Purism’s Librem 5 smartphone will run Ubuntu Touch, as well as PureOS

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OS
Ubuntu

Purism has partnered up with UBports to offer Ubuntu Touch as a supported operating system on its Librem 5 smartphone. The crowd-sourced, open-source smartphone runs Purism’s PureOS, by default. Purism is also working with GNOME for a version of PureOS with the KDE Plasma Mobile environment, giving users a choice between three OSes.

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New Terminal App in Chome OS Hints at Upcoming Support for Linux Applications

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OS
Linux

According to a Reddit thread, a Chromebook user recently spotted a new Terminal app added to the app drawer when running on the latest Chrome OS Dev channel. Clicking the icon would apparently prompt the user to install the Terminal app, which requires about 200 MB of disk space.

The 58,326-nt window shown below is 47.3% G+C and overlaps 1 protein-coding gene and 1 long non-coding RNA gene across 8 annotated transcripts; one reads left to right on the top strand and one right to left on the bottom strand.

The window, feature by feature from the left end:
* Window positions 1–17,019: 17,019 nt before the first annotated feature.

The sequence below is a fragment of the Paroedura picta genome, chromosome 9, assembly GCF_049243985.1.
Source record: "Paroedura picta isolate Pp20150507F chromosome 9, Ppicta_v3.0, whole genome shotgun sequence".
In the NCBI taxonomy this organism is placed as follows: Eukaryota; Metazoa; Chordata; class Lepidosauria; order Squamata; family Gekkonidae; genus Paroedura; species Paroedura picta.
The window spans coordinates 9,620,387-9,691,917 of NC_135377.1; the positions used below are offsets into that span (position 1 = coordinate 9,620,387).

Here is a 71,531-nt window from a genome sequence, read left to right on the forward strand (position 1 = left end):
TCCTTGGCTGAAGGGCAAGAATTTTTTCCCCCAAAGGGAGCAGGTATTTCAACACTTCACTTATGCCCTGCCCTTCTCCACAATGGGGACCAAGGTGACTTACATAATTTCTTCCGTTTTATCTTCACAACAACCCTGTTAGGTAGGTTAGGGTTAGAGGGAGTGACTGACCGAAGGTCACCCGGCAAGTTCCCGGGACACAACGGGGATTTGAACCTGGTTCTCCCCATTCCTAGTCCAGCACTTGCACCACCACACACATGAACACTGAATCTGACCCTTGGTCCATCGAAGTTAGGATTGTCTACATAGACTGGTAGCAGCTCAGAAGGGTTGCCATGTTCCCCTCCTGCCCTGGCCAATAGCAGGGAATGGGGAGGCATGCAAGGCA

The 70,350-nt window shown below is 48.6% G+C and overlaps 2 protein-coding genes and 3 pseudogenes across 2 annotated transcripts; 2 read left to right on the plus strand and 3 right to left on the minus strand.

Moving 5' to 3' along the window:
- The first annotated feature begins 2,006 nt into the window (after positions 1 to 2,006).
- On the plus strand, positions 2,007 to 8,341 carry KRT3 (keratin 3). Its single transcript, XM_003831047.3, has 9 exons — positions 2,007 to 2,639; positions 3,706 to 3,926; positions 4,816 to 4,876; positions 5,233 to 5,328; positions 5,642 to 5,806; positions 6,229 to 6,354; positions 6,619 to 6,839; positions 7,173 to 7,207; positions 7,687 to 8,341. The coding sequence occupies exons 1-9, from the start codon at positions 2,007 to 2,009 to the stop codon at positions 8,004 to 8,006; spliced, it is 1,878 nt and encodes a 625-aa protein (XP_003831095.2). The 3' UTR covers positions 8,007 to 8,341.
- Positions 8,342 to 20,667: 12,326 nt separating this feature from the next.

The installation prompt notes the fact that the Terminal app can be used to develop on your Chromebook. It also suggests that users will be able to run native apps and command-line tools seamlessly and securely. Considering the fact that Chrome OS is powered by the Linux kernel, this can only mean one thing.

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ExTiX, the Ultimate Linux Operating System, Is Now Based on Ubuntu 18.04 LTS

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OS
Linux
Ubuntu

ExTiX is dubbed the "Ultimate Linux System," and it's been updated earlier today by developer Arne Exton to version 18.4, based on Canonical's upcoming Ubuntu 18.04 LTS operating system. However, ExTiX is using the lightweight and modern LXQt 0.12.0 as default desktop environment instead of GNOME, and it's powered by the latest Linux 4.16.2 kernel.